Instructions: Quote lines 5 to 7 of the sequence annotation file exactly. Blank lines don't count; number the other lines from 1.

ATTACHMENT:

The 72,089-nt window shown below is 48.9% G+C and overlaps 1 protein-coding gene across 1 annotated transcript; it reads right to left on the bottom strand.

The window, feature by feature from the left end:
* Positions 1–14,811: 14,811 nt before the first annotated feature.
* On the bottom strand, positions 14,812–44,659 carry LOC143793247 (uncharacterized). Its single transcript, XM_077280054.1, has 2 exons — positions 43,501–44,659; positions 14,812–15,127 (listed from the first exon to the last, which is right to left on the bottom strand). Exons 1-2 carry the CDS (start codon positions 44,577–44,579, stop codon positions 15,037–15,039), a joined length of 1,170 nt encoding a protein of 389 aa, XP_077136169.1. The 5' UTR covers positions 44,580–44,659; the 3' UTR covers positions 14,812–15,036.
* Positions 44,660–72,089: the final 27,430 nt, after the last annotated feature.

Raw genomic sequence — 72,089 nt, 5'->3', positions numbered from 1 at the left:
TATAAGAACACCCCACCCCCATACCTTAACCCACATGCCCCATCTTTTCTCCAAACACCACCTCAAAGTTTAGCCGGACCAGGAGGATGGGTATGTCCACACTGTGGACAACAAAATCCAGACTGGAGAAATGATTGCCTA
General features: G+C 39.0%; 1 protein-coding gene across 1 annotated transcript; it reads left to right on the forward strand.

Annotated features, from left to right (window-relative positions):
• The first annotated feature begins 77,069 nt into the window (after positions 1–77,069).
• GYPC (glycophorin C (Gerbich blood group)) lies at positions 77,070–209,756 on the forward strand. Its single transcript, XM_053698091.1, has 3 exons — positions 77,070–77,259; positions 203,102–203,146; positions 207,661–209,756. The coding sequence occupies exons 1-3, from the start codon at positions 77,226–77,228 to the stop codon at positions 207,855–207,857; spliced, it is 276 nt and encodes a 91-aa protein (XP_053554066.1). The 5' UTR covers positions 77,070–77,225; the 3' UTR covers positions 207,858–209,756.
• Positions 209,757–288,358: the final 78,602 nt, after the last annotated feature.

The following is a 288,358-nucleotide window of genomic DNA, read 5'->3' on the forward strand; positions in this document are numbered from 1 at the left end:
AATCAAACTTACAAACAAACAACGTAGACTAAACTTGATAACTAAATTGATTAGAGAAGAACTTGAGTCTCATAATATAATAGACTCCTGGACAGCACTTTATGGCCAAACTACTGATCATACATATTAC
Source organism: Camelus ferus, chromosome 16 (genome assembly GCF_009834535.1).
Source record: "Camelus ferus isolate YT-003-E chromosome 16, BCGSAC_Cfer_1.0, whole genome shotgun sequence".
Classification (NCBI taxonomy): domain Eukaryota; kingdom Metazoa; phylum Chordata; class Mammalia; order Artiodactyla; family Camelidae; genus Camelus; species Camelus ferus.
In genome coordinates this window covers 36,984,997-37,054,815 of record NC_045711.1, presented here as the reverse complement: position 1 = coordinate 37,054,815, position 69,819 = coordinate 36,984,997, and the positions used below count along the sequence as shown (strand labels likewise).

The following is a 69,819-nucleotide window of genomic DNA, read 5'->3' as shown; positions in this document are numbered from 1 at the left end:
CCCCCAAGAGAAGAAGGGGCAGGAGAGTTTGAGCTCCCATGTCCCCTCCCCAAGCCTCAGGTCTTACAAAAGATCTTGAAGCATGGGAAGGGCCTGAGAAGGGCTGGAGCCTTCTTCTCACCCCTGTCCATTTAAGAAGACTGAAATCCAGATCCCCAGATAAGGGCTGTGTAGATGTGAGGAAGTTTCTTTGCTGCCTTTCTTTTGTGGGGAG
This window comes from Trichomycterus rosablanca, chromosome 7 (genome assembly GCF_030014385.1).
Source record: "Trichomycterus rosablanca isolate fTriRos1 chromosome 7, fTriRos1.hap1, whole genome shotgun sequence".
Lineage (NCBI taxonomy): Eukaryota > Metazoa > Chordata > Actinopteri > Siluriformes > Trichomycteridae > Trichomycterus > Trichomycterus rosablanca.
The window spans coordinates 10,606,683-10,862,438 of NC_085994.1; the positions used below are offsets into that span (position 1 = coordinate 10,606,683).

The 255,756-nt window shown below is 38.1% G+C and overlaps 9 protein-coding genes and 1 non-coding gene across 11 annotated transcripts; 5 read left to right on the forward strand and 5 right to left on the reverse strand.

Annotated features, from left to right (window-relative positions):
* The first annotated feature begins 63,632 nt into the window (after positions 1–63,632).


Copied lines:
* Positions 44,660–72,089: the final 27,430 nt, after the last annotated feature.

Raw genomic sequence — 72,089 nt, 5'->3', positions numbered from 1 at the left:
TATAAGAACACCCCACCCCCATACCTTAACCCACATGCCCCATCTTTTCTCCAAACACCACCTCAAAGTTTAGCCGGACCAGGAGGATGGGTATGTCCACACTGTGGACAACAAAATCCAGACTGGAGAAATGATTGCCTA